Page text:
Pineapple Seed Crackers - The Fermented Foody

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Pineapple Seed Crackers

This week I’ve been on a juice cleanse and it highlighted the volume of pulp we create when juicing fruit and vegetables. I do dislike waste!

For a few years now I’ve been toying with the idea of purchasing a dehydrator. It’s the one piece of kit that my raw kitchen is lacking. What has stopped me until now is the noise factor. They run for hours at a time and our downstairs is largely an open plan space. We have a small utility that’s fully booked. No space for a machine like that!

The thought of constant humming from a working machine in our living space hasn’t appealed and installing it in my store room (a perfectly functional space, however without water/sink) didn’t appeal either, since it’s not attached to the house.

So … I have lived without a dehydrator.

Recently, I read about the newest model on the market; a virtually noiseless piece of kit. My own inner noise about desiring a dehydrator returned to overdrive! Whenever this happens, I also remind myself that we need moisture in food and that I’m not super crazy about dried food. I’d reach for a slice of cooked home made gluten free bread (Mmm .. Chickpea Flatbread!) over a dried raw slice of bread any day.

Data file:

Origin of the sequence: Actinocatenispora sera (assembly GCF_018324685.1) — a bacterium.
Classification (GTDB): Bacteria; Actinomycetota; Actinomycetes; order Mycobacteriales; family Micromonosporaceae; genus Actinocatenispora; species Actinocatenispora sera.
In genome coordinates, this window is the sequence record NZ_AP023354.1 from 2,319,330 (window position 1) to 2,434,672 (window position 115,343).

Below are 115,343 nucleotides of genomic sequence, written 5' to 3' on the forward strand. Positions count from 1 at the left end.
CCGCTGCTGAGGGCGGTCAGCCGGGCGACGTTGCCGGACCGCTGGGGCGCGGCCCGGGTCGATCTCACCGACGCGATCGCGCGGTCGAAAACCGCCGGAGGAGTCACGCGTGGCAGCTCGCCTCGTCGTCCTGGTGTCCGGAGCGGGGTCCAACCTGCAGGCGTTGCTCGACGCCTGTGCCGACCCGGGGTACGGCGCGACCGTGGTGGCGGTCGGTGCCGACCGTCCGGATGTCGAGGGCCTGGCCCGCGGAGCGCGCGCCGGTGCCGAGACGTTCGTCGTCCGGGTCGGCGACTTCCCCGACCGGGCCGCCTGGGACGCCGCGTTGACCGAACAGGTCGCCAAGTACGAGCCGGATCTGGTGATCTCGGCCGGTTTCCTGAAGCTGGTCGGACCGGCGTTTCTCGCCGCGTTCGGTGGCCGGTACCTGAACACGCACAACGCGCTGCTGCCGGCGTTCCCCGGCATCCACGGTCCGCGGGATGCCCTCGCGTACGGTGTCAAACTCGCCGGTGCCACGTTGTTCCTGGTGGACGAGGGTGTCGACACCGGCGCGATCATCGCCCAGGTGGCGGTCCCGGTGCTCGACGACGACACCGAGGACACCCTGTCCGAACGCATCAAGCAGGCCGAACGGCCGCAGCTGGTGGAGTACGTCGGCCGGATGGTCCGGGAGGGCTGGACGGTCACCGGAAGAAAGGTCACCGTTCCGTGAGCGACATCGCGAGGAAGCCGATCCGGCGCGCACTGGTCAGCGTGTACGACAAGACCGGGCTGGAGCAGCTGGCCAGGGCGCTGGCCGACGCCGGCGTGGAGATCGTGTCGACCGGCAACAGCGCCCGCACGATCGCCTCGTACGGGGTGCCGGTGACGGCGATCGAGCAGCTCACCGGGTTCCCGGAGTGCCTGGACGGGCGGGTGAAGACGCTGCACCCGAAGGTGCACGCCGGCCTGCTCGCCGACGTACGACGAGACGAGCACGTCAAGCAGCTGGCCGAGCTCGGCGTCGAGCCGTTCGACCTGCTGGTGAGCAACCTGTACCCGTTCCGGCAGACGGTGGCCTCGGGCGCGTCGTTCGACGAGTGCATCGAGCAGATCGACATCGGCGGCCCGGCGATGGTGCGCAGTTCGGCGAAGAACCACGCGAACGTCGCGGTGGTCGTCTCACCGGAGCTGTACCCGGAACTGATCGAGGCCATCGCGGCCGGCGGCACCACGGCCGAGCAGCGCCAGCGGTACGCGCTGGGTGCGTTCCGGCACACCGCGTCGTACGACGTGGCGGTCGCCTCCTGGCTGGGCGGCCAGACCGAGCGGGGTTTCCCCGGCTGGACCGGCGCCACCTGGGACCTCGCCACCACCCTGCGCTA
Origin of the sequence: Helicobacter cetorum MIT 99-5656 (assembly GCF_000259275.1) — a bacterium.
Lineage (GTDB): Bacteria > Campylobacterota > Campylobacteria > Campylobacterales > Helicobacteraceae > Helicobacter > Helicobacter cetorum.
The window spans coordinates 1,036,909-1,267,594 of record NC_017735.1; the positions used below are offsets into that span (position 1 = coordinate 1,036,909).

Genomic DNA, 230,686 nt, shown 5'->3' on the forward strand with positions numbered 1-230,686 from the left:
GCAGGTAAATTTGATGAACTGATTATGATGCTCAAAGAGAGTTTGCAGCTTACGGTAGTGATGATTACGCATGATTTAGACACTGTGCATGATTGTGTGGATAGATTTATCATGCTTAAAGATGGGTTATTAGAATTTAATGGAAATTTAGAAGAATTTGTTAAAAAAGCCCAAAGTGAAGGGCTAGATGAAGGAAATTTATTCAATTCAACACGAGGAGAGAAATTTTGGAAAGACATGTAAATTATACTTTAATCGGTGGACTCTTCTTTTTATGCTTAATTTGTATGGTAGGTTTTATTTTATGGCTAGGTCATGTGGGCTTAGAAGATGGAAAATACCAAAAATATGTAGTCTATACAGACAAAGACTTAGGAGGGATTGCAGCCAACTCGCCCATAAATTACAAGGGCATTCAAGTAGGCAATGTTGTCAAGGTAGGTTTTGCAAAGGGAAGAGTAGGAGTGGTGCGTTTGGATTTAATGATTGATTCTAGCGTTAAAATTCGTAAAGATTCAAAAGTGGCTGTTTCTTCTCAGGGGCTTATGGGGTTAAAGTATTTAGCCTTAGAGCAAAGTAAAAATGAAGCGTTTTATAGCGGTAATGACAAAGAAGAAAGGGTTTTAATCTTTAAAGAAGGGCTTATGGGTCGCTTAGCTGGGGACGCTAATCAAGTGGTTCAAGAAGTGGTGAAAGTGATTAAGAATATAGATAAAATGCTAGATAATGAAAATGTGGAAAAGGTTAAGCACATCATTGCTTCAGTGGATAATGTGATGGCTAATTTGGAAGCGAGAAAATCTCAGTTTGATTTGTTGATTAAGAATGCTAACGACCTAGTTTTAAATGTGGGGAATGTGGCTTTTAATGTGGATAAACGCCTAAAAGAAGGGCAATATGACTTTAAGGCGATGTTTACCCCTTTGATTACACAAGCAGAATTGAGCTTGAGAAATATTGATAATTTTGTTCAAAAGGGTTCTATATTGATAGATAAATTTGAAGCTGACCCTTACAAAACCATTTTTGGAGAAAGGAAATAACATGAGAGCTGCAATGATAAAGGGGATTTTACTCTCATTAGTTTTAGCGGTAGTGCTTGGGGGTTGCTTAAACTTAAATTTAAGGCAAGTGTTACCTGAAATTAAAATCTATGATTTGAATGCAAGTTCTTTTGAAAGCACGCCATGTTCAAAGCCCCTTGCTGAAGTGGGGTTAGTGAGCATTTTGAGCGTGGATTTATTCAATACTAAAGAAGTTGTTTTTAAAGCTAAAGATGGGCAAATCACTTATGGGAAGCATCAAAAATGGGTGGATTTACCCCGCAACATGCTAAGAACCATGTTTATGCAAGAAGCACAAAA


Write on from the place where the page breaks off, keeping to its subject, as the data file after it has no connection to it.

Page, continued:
Of course, by dehydrating we add enzymes to our food (preserving food this way sucks out the moisture and retains the calories, sugar (beware!) and nutrients) .. On the flip side of this argument, I eat so much general raw and also fermented raw food already, that I’m sure I take in enough daily enzymes.

About to throw another pile of pulp into the bin (the garden isn’t planted with flowers/plants yet, so we have nothing to fertilise or nurture) I decided to make some crackers and cook them.

An oven can be used to dehydrate on very low temperature, if you’re prepared to run it for several hours. In honesty, even though raw is great, I kind of prefer the taste of a cracker that has a little roasted flavour, over raw.

What happened next?

Gather Your Goodies


300g Pineapple Pulp (This is the remaining fibre of the pineapple, after you’ve juiced it. Be sure to remove all the hard skin from the pineapple before you push it through the juicer, or that will end up in your pulp as well .. and you won’t want that in your crackers.)

1 Cup Golden Flax Seeds (I used golden because they offer a lovely nutty taste)

1/2 Cup Sunflower Seeds

1/2 Cup Sesame Seeds (I used de-hulled, for a lighter flavour with this seed)

1/2 Cup Ground Flaxseed

1/4 Teaspoon Himalayan Pink Salt

1/4 Teaspoon Cinnamon

It’s Action Time!

Set your oven to 130 degrees for a Fan Oven. 275 degrees F. 140 C.

Mix all your ingredients thoroughly together by hand in a large bowl.

Grease large baking tray with coconut oil.

Grab a ball of the mixture and place on a chopping board.

Shape it to whichever style cracker you’re making and pat down evenly until around 1/4 cm thick.

Use a large spatula to carefully slide underneath the cracker and place onto your baking tray.

Repeat until all the mixture has been used.